23 minutes: A cross from Paco Gento into the left side of the box. Di Stéfano is in the penalty area but surrounded by two players, one of the defenders clears it. But at the top of the 18 yard box del Sol gets the ball. He plays it square to Canário who passes it from the right with the outside of his boot. Goalkeeper Egon Loy can not hold the ball and Di Stéfano is in the right spot! Like a gazelle, he jumps in front of defender Friedel Lutz and kicks up a cloud of dust, Hans-Walter Eigenbrodt can not prevent the goal. 2-1 to Real Madrid and a classic goal by Alfredo Di Stéfano – ice cold and with the right nose for goal.
216 goals in 286 games from ages 27-38, at that time the highest level (his time at Real Madrid), all while playing like a box-to-box eight, speaks for itself.
And along the way he also helped out defensively:
27 minutes: a bad pass by Luis del Sol, Frankfurt counters. Di Stéfano is the right center forward near the ball, but can not intervene, so he immediately rushes back. Frankfurt switch the game from the middle to the left wing with an expansive pass. Marquitos must move out of his half-back position to press right winger, Erich Meier. The quickly retreating Di Stéfano meanwhile occupies Marquitos’ vacated position. Thus, Marquitos is protected and can provoke Meier into losing the ball. Frankfurt receives the ball again after a loose ball in midfield and beats him well behind the resulting hole, but there is no one there. Santa Maria and the Frankfurt striker run together behind the ball as it goes out of play.
In the Champion Clubs’ Cup final against Benfica in 1962, at the tender age of 36, Di Stéfano sprinted the entire length of the field from his center forward position and intercepted a cross at the back post, playing as a sweeper in his own half. Generally, Di Stéfano displayed his outstanding game intelligence and athleticism off the ball. When playing behind the strikers he sought supporting positions in the (then, of course, unstructured) pressing, put the opponent under pressure very dynamically with his physical presence, blocked passes in the middle of his large Aktionradius and remained intelligently ball-oriented.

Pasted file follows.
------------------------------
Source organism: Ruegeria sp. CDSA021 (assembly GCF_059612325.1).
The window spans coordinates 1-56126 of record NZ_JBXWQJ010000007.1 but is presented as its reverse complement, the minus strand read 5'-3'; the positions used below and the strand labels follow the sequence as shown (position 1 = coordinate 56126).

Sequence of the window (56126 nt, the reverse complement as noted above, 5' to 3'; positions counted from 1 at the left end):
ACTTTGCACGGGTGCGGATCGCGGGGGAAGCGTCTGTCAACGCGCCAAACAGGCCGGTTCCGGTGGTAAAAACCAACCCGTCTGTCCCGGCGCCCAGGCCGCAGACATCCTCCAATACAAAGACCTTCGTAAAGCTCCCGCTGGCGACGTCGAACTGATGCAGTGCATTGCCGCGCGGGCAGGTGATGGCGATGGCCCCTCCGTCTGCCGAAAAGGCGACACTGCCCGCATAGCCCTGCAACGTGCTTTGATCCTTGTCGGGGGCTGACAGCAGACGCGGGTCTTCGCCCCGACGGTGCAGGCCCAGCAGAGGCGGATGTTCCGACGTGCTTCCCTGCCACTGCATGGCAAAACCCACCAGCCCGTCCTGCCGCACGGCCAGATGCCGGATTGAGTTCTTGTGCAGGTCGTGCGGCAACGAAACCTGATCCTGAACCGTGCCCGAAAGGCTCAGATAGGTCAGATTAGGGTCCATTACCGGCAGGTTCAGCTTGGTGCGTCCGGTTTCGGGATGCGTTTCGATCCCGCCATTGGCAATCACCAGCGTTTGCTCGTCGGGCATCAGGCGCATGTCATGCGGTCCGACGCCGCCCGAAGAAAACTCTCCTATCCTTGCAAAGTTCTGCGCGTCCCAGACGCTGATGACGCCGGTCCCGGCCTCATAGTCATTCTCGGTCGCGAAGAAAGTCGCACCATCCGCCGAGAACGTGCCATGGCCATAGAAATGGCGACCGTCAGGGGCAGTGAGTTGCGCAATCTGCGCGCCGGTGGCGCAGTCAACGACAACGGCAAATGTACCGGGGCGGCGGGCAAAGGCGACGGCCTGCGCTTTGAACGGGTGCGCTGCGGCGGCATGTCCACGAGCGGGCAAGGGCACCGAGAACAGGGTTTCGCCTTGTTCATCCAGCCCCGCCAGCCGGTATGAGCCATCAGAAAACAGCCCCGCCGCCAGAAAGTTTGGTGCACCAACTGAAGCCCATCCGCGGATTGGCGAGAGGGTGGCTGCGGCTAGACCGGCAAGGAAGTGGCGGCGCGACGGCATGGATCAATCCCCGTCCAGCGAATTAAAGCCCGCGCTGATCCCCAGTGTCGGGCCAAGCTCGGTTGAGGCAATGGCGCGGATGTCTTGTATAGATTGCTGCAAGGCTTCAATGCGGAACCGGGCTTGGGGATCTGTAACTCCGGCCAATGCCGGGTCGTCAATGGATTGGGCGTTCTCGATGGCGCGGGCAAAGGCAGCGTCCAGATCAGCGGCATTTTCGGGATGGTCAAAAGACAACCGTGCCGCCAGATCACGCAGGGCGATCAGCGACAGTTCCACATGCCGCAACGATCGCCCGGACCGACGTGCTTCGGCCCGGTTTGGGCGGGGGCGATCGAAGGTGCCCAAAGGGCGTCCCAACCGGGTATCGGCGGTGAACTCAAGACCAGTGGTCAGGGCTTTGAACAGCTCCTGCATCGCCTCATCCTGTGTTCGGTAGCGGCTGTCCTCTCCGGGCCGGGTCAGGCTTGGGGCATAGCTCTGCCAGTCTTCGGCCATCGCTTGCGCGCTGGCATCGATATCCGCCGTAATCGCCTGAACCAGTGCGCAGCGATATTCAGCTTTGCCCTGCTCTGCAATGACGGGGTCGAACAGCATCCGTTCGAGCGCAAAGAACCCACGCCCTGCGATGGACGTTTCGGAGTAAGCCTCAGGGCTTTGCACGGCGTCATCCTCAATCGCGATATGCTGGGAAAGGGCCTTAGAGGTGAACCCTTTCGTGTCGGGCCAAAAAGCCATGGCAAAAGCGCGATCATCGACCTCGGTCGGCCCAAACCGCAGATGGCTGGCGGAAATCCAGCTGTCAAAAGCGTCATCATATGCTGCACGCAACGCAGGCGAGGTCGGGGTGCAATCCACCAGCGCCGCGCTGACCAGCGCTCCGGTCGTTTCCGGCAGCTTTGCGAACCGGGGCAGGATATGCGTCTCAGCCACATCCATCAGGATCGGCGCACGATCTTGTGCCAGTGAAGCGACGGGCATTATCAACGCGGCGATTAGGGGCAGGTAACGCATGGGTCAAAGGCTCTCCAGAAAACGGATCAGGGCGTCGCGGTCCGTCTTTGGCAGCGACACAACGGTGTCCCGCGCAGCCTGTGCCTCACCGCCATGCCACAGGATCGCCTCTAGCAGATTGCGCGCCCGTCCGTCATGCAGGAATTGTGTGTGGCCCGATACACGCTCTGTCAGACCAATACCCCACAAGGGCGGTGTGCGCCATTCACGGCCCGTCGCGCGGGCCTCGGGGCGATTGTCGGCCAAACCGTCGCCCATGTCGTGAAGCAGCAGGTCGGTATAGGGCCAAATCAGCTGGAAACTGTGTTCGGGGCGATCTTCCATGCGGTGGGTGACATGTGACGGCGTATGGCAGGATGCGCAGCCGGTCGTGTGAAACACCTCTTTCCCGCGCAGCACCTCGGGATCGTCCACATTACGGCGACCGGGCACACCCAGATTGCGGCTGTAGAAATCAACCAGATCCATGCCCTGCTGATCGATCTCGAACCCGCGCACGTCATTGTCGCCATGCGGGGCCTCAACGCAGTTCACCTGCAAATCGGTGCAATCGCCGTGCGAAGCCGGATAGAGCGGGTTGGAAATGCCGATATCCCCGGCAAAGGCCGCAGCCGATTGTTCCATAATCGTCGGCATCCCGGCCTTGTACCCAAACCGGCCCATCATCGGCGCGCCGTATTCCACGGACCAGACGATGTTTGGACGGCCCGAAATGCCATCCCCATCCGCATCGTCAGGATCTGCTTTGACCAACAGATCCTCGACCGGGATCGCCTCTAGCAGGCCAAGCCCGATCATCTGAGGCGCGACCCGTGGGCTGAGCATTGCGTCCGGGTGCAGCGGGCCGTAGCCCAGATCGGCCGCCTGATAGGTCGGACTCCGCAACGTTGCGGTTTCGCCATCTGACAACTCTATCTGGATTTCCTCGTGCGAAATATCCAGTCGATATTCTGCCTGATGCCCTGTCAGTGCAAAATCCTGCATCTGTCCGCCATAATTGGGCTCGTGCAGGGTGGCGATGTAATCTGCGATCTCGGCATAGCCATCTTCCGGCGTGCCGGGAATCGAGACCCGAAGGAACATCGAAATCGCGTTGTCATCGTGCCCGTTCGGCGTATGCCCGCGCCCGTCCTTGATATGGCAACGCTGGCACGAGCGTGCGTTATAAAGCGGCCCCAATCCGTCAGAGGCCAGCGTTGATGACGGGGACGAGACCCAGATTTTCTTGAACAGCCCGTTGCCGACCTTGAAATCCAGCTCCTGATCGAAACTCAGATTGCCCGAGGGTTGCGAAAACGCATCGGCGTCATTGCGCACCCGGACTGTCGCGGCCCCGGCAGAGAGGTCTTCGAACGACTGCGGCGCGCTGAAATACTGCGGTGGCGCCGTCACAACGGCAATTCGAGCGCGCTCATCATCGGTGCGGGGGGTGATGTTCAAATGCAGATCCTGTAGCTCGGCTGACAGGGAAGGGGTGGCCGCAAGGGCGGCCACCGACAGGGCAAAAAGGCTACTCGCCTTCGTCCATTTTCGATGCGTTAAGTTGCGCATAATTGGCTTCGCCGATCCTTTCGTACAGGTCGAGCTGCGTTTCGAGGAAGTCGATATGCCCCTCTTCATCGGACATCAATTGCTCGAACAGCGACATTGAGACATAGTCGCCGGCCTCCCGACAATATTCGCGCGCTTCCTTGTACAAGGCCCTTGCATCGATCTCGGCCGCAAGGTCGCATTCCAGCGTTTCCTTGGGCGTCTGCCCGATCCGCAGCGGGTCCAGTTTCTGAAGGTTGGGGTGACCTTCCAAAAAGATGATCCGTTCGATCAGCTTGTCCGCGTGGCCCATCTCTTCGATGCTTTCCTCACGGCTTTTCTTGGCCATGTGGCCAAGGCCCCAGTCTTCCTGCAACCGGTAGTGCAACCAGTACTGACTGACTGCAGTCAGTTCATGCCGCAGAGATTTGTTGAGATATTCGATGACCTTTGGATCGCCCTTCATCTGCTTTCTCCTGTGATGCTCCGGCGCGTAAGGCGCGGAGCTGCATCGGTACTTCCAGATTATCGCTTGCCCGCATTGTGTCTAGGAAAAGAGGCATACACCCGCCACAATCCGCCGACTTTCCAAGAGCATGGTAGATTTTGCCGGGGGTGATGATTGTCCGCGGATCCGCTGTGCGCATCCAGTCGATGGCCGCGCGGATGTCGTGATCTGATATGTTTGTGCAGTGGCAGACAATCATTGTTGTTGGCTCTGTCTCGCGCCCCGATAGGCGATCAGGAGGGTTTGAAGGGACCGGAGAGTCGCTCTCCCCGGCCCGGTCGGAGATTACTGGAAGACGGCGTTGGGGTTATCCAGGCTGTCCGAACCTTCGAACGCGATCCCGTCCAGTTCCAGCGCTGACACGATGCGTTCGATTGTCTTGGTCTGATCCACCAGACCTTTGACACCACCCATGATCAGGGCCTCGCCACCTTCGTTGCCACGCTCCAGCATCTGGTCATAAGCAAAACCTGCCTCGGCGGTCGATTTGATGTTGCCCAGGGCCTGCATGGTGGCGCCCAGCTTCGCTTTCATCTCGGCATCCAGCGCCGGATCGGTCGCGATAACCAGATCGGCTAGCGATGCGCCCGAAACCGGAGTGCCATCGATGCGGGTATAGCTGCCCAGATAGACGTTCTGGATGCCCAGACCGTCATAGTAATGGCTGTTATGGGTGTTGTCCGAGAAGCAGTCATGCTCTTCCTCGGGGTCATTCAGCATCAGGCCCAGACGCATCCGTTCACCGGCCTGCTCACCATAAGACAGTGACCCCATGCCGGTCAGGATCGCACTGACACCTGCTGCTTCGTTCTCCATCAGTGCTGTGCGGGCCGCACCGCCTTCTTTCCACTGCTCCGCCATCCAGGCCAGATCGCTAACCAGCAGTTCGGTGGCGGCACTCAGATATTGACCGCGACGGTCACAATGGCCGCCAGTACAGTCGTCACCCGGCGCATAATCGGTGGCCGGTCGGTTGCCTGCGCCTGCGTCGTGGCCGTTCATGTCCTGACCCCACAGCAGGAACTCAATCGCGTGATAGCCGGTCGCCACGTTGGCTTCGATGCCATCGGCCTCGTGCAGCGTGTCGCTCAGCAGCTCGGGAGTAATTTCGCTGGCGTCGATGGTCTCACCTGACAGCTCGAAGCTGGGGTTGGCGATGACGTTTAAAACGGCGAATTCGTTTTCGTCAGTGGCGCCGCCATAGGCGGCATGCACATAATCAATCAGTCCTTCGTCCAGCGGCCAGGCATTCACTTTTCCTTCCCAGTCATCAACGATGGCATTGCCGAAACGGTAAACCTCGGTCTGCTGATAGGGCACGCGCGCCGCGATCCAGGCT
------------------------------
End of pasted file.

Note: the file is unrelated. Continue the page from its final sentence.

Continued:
In defensive transitions he tracked back with extreme presence and covered a lot of ground. He deftly moved between the rare short breaks, where he didn’t help, to very aggressively pressing his opponent, to a rather space-oriented backwards pressing to support his teammate and simply positioning himself deeper to maintain compactness and security. The stamina and athleticism he displayed was ahead of his time. Di Stefano was outstanding in interpreting the potential dynamics and underlying structures, anticipating intercepting neither the opponent’s first or second pass, but – as in the Benfica scene – the last pass near the penalty area.
The stamina and athleticism he showed here was ahead of his time. Di Stéfano was outstanding in interpreting the potential dynamics and the underlying structures, was anticipatory and did not intercept the first or second pass from the enemy, but – as in the example against Benfica – often only in space near the penalty area. He even brought a great robustness and dynamism when tackling that would have served to honor even a defensively strong full-back.
But Don Alfredo was not only tactically outstanding on a group and team level; he also happened to play football.
Tactical individuality and playful features
The corrective ball control has already been mentioned; but in addition to the many small changes in his field of view, Di Stéfano could draw an additional strength from his movement dynamics and also the direction of his runs: he delayed gaining space via his runs. He extended his path through almost a zigzag-like pattern and provoked the opponent into an action, but could then react immediately. Putting either a tight hook in the zigzag pattern and running around his opponent, who then had a very uncomfortable position from which to track, or breaking out of the pattern and starting a sprint forwards. Together with his great ball and combination play he emerged from dangerous shorthanded situations and opened spaces very efficiently.